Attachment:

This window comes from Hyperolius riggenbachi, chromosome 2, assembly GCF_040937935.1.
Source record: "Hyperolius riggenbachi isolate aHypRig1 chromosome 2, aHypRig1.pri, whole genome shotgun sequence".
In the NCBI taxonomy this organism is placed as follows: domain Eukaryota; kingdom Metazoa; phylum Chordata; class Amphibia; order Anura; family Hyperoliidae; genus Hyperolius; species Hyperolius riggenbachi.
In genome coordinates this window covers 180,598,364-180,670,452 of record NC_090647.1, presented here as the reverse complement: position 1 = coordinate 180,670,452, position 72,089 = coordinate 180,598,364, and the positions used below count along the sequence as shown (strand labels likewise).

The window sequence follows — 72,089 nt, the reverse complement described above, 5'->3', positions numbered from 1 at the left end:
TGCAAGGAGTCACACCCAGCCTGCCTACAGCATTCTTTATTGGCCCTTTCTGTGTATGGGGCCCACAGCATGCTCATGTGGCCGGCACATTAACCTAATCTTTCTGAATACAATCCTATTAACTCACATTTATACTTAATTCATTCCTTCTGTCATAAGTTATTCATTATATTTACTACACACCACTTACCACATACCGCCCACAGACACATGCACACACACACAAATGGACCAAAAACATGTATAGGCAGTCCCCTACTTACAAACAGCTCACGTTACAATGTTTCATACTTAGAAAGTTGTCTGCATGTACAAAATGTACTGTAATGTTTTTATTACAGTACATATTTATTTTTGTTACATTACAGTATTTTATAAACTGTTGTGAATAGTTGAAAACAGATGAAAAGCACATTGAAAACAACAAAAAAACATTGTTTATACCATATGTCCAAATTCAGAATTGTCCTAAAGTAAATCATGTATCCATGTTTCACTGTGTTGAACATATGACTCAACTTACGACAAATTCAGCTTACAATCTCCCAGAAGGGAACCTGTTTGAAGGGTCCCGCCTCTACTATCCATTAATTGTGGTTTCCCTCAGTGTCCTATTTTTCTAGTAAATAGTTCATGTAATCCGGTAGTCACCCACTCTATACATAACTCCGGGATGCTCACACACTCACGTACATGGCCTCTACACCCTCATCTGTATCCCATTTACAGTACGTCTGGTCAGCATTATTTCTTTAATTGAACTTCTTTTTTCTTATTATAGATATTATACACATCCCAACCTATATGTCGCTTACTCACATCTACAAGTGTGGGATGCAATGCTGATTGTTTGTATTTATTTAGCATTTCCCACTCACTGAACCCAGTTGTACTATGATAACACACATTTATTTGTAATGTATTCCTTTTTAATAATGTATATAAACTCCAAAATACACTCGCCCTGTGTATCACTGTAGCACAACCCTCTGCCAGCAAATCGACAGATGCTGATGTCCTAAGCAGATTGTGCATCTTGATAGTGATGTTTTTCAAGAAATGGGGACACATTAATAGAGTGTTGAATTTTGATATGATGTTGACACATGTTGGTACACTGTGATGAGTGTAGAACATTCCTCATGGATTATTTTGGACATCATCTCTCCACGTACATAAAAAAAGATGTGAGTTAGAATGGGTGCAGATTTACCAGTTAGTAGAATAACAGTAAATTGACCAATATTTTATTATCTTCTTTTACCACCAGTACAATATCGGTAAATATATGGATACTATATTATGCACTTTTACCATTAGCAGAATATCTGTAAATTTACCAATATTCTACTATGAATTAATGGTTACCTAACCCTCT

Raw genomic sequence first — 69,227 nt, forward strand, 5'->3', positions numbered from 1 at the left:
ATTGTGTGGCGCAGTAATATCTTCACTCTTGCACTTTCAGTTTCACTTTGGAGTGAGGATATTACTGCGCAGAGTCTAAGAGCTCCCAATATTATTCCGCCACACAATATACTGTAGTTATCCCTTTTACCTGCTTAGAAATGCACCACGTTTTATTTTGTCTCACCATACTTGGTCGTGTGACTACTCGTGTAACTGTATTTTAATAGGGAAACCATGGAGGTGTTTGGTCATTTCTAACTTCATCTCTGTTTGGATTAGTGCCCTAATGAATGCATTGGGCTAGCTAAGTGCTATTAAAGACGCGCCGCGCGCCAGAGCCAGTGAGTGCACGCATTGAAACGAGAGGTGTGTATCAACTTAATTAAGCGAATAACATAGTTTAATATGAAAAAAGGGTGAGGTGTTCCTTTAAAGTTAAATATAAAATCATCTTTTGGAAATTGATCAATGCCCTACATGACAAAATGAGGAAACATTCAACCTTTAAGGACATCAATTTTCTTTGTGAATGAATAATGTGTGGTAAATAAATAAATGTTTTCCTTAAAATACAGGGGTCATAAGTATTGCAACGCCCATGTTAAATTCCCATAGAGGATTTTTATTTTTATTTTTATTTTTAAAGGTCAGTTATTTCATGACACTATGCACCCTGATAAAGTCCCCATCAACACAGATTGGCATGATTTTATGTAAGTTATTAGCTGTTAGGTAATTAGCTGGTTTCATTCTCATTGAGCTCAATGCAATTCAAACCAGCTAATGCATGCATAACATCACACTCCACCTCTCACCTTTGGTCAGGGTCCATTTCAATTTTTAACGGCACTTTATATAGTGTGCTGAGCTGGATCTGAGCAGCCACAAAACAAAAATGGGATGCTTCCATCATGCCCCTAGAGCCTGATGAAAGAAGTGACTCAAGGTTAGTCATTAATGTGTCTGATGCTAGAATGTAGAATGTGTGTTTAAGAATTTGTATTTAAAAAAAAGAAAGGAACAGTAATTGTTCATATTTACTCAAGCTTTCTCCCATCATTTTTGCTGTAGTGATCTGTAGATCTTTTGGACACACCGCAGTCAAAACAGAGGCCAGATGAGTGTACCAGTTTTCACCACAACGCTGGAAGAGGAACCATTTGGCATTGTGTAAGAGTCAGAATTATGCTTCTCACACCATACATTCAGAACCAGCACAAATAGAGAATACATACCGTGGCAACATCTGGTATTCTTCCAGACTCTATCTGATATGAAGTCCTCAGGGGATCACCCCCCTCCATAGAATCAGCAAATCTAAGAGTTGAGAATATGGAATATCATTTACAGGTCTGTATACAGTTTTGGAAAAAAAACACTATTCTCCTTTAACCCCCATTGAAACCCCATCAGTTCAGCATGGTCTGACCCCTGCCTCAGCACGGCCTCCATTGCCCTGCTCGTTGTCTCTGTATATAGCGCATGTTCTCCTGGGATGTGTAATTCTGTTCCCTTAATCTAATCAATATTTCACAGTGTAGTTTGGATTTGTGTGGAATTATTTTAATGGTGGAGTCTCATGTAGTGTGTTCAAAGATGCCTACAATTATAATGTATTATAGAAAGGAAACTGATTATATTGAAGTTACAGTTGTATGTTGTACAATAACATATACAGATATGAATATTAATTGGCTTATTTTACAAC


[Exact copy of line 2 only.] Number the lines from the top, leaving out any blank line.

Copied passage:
Source record: "Hyperolius riggenbachi isolate aHypRig1 chromosome 2, aHypRig1.pri, whole genome shotgun sequence".